The 1960s and 1970s were buffeted by enormous economic crises even as India’s stable future was being shaped. And the education system and the related services sector came to the fore in the 1980s and 1990s when the IT sector assumed the leadership of the economy, and India gained prominence in the launch of satellites with their communications potential. The rocket launches that made possible putting the satellites into geo-synchronous orbits opened up the prospects of India getting into space exploration, and the beginnings of the Moon and Mars missions.

It is in the late 1980s that India and the world came to recognise the existence of the large Indian middle class which turned the tables in favour of India. An estimated 300 million comprised the Indian middle class at that time even as 40 per cent of India’s population was struggling below the poverty line. In the decades since then, the middle class had stabilised and even expanded a little, but more people came out of the poverty trap and moved into the new middle class, which the BJP was quick to recognise.

The emergence of the new middle class, the poor who moved up from below the poverty line, happened in the years between the middle 1980s to around the middle of the second decade of this century, say from around 1985 to 2015, a span of 30 years.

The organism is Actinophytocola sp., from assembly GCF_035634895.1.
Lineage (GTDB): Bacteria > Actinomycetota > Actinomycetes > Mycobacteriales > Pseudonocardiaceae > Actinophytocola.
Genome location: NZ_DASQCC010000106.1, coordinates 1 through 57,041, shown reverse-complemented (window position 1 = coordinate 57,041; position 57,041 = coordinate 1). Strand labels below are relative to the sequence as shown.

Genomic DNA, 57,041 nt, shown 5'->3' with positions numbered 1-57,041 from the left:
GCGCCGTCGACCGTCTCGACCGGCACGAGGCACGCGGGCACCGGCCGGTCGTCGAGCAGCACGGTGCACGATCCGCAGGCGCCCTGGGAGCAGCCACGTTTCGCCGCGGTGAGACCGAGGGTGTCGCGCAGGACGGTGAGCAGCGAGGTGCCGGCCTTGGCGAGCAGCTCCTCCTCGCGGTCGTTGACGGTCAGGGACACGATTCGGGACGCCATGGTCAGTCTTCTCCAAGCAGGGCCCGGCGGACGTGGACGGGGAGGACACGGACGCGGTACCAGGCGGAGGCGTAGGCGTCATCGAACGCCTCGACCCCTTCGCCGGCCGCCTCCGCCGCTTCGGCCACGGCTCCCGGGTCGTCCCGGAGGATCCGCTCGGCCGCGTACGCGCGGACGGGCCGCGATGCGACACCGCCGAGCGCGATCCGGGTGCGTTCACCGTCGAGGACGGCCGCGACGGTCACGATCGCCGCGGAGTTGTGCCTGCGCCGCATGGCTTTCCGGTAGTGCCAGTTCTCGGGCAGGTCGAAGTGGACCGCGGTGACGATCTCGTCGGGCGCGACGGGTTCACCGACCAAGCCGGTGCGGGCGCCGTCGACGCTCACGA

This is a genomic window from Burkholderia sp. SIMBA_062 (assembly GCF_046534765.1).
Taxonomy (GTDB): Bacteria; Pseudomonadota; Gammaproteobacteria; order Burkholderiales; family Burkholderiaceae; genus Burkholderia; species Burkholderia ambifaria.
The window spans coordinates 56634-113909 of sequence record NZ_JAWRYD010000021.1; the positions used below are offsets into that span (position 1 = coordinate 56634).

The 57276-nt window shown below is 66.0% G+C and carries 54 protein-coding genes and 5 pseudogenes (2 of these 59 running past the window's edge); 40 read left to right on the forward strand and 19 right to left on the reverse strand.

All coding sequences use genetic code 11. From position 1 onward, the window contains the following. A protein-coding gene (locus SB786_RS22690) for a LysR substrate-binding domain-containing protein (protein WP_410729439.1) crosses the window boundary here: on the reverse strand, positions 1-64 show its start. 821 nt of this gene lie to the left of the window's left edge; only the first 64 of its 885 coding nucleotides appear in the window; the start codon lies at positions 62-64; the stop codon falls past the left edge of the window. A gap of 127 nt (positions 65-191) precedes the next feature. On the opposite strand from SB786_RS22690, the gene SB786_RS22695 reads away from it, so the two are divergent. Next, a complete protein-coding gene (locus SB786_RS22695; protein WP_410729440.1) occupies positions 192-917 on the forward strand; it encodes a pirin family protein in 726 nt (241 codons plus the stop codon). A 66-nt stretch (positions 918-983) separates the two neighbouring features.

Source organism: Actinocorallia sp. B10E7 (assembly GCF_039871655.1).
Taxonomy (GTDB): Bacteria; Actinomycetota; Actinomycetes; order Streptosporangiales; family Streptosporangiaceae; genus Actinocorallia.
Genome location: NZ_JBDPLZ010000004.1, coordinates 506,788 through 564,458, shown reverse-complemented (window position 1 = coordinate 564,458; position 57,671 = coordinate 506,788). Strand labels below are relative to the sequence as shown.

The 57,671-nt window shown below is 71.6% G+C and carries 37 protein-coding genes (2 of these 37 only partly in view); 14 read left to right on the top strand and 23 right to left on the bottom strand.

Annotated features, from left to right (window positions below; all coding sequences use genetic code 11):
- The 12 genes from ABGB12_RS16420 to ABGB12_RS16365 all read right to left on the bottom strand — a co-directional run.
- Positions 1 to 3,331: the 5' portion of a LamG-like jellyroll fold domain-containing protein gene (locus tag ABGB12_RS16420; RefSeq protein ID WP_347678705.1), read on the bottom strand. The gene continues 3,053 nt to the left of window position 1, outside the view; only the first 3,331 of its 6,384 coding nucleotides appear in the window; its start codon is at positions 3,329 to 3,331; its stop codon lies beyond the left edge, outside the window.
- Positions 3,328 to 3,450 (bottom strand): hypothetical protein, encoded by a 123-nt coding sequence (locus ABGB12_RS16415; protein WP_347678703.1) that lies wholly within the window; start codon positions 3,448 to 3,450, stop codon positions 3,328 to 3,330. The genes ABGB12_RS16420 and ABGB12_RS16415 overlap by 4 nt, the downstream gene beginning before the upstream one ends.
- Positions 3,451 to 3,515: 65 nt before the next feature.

And herein lies the political transformation of the country, from being a country with a majority of people living in poverty till the 1980s under ostentatiously socialist-oriented Congress governments at the Centre to that of the middle class-oriented economic reforms-minded governments of the Congress, the BJP-led NDA government of Atal Behari Vajpayee and the Congress-led UPA government of Dr Manmohan Singh. This prepared the ground for the emergence in 2014 of a right-wing ultra-nationalist government of Mr Modi, with its associated majoritarian ideology of Hindutva. The political changes in India seem to follow the economic changes, where the programmes of economic development have given way to economic expansion, and it also changed the class character of Indian politics. The poorer classes have migrated into lower middle class status with aspirations. The BJP and Mr Modi are appealing to the sentiments of this class which are culturally and politically conservative.

The question arises about what happens to the sense of freedom when Indian society is turning conservative. There is a desire for freedom to enjoy much more in terms of material advantages and pleasures, which is a marker of progress in the country’s history. At the same time, there is not much desire for freedom to break barriers in social and cultural terms. There is less zeal to change things.

But there are sparks of confrontation and conflict as the new segments from traditional Indian society join the ranks of the new lower middle class, and lay claim to the same material pleasures and advantages. The BJP, which is the ruling party, is following the path of least resistance, and trying to take advantage of society’s conservatism and sidestepping all the fault-lines. The emancipated Indian middle class and the lower middle class is yet to set out on the adventurous journey of seeking new horizons. It needs a streak of rebelliousness in imagination and a sense of daring in physical terms. It could happen sometime in the future and then the country’s politics will move away from its present conservative moment.

Tags: prime minister narendra modi, independence day celebrations, bharatiya janata party (bjp)